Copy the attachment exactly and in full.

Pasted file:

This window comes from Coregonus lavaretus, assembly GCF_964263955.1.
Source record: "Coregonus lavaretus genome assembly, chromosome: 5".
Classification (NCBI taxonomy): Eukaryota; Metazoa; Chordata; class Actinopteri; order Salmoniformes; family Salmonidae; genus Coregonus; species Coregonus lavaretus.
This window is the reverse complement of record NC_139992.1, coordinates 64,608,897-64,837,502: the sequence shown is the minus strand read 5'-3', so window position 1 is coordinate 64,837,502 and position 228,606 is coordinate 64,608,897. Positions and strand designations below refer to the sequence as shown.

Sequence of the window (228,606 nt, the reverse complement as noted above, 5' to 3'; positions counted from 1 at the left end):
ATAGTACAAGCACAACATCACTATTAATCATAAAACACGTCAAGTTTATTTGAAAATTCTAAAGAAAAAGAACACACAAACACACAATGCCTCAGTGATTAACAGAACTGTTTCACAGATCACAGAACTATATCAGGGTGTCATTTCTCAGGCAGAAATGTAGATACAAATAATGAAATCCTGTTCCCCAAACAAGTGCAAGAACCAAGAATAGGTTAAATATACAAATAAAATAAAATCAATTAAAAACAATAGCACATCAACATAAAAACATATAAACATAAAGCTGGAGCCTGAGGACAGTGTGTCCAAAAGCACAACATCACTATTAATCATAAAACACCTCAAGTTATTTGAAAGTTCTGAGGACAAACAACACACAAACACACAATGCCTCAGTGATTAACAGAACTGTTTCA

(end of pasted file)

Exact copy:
This window comes from Coregonus lavaretus, assembly GCF_964263955.1.
Source record: "Coregonus lavaretus genome assembly, chromosome: 5".
Classification (NCBI taxonomy): Eukaryota; Metazoa; Chordata; class Actinopteri; order Salmoniformes; family Salmonidae; genus Coregonus; species Coregonus lavaretus.
This window is the reverse complement of record NC_139992.1, coordinates 64,608,897-64,837,502: the sequence shown is the minus strand read 5'-3', so window position 1 is coordinate 64,837,502 and position 228,606 is coordinate 64,608,897. Positions and strand designations below refer to the sequence as shown.

Sequence of the window (228,606 nt, the reverse complement as noted above, 5' to 3'; positions counted from 1 at the left end):
ATAGTACAAGCACAACATCACTATTAATCATAAAACACGTCAAGTTTATTTGAAAATTCTAAAGAAAAAGAACACACAAACACACAATGCCTCAGTGATTAACAGAACTGTTTCACAGATCACAGAACTATATCAGGGTGTCATTTCTCAGGCAGAAATGTAGATACAAATAATGAAATCCTGTTCCCCAAACAAGTGCAAGAACCAAGAATAGGTTAAATATACAAATAAAATAAAATCAATTAAAAACAATAGCACATCAACATAAAAACATATAAACATAAAGCTGGAGCCTGAGGACAGTGTGTCCAAAAGCACAACATCACTATTAATCATAAAACACCTCAAGTTATTTGAAAGTTCTGAGGACAAACAACACACAAACACACAATGCCTCAGTGATTAACAGAACTGTTTCA